Theological Profundity also marks the best of past hymnody. Even simple folk praised a majestically transcendent God with a graciously incarnated Son who saved them by grace through faith. The best texts not only lifted them up in worship but also helped them interpret their own religious experiences in biblically sound ways. So we sing to One who is “Immortal, invisible, God only wise, / In light inaccessible hid from our eyes.” We give our “Praise to the Lord, the Almighty, the King of Creation.” Has anyone ever applied the specifics of the atonement to the experience of conversion better than Charles Wesley in “And Can it Be?”
Poetic Richness is a virtue that must be pursued carefully, because a text that is too allusive can be confusing for average people and thus hinder rather than enrich worship. Nevertheless, appropriate kinds of literary excellence have a role. Examples include gems like the use of the questions in “What Child is this?” to capture the wonder of the incarnation, the appropriate military metaphors in that great meditation on spiritual warfare, “A Mighty Fortress,” or the choice of a simple, evocative word like “wretch” in “Amazing Grace.” Little touches that make a text more intellectually suggestive or emotionally powerful without making it unnecessarily difficult will show up in hymns that survive the test of time, while texts that are just rhymed prose with tunes attached are more forgettable.
Musical Beauty might be thought to be in the ear of the hearer. To a certain extent, it is. Nevertheless, there are contours, structures, and cadences that make for a sing-able melody and harmonic felicities that can make that melody more memorable or even haunting. Think of how Slane (“Be Thou my Vision”) rises and falls like an ocean wave, the gently rolling ABA structure of Ebenezer (“Oh the Deep, Deep Love of Jesus”), the men’s voices in Diadem (the “complicated” version of “All Hail the Power”) punctuating the flowing women’s line in the chorus, or the inner parts moving against the still melody in the third measure of Nicaea (“Holy, Holy, Holy”).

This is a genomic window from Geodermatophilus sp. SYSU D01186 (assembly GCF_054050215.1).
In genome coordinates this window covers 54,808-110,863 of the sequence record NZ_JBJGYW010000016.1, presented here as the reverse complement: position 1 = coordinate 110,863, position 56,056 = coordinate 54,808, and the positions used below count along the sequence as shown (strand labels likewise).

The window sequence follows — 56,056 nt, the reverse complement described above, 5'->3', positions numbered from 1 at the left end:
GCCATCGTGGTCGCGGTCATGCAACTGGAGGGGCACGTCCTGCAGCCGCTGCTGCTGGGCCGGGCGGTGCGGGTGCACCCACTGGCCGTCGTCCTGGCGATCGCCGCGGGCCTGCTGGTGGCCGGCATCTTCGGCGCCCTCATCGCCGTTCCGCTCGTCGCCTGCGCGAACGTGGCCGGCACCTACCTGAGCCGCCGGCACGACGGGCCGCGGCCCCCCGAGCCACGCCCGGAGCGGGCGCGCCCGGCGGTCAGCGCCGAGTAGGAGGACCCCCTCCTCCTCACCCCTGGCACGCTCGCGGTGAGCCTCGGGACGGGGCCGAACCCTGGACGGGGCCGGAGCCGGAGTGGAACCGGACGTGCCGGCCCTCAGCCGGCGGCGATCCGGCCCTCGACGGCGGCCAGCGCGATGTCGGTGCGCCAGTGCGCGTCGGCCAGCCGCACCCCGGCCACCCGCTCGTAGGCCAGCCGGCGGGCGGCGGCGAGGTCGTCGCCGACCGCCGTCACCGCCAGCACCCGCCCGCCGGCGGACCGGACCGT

A good Fit between the Words and their Musical Setting is essential to great worship music even when text and tune are both excellent in themselves. The most egregious violation of this principle may be A. B. Simpson’s “A Missionary Cry”: “A hundred thousand souls a day / Are marching one by one away. / They’re passing to their doom.” If ever there was content demanding a minor key and a dirge-like tempo . . . but this song is set to a completely inappropriate snappy march tune! Examples of good fit are the meditative, plainsong-derived melodies of Picardy in the contemplative “Let all Mortal Flesh Keep Silence” and Divinum Mysterium in “Of the Father’s Love Begotten” or the sprightly, joyous rhythms of Ariel in “Oh Could I Speak the Matchless Worth.”
CONCLUSION: Biblical truth, theological profundity, poetic richness, musical beauty, and appropriate fitness are not matters of style. They are the marks of excellence for worship music in any age, but only knowledge of musical history can tell us this. Only musicians who are classically and historically (as well as biblically and theologically) trained are poised to guide the church in judicious appropriation of the best new music as a supplement to her rich musical heritage. And only writers who are so trained are poised to provide the texts to that music.
Every hymn in the hymnbook was contemporary when it was written. Some of their authors crop up more often than others because their work manifested truth, profundity, richness, beauty, and fitness more powerfully and reliably. The church should still cling to their work, both for its intrinsic merit and because only an informed familiarity with that merit can help us discern and propagate the best “new songs” being written today.
Donald T. Williams, PhD, teaches at Toccoa Falls College and sings Baritone with the Toccoa Falls Singing Men.
Check out Dr. Williams’ books at https://lanternhollow.wordpress.com/store/! Stars Through the Clouds: The Collected Poetry of Donald T. Williams (Lynchburg: Lantern Hollow Press, 2011), Reflections on Plato’s Cave: Essays in Evangelical Philosophy (Lantern Hollow, 2012), and Inklings of Reality: Essays toward a Christian Philosophy of Letters, 2nd ed. (Lantern Hollow, 2012). Each is $15.00 + shipping.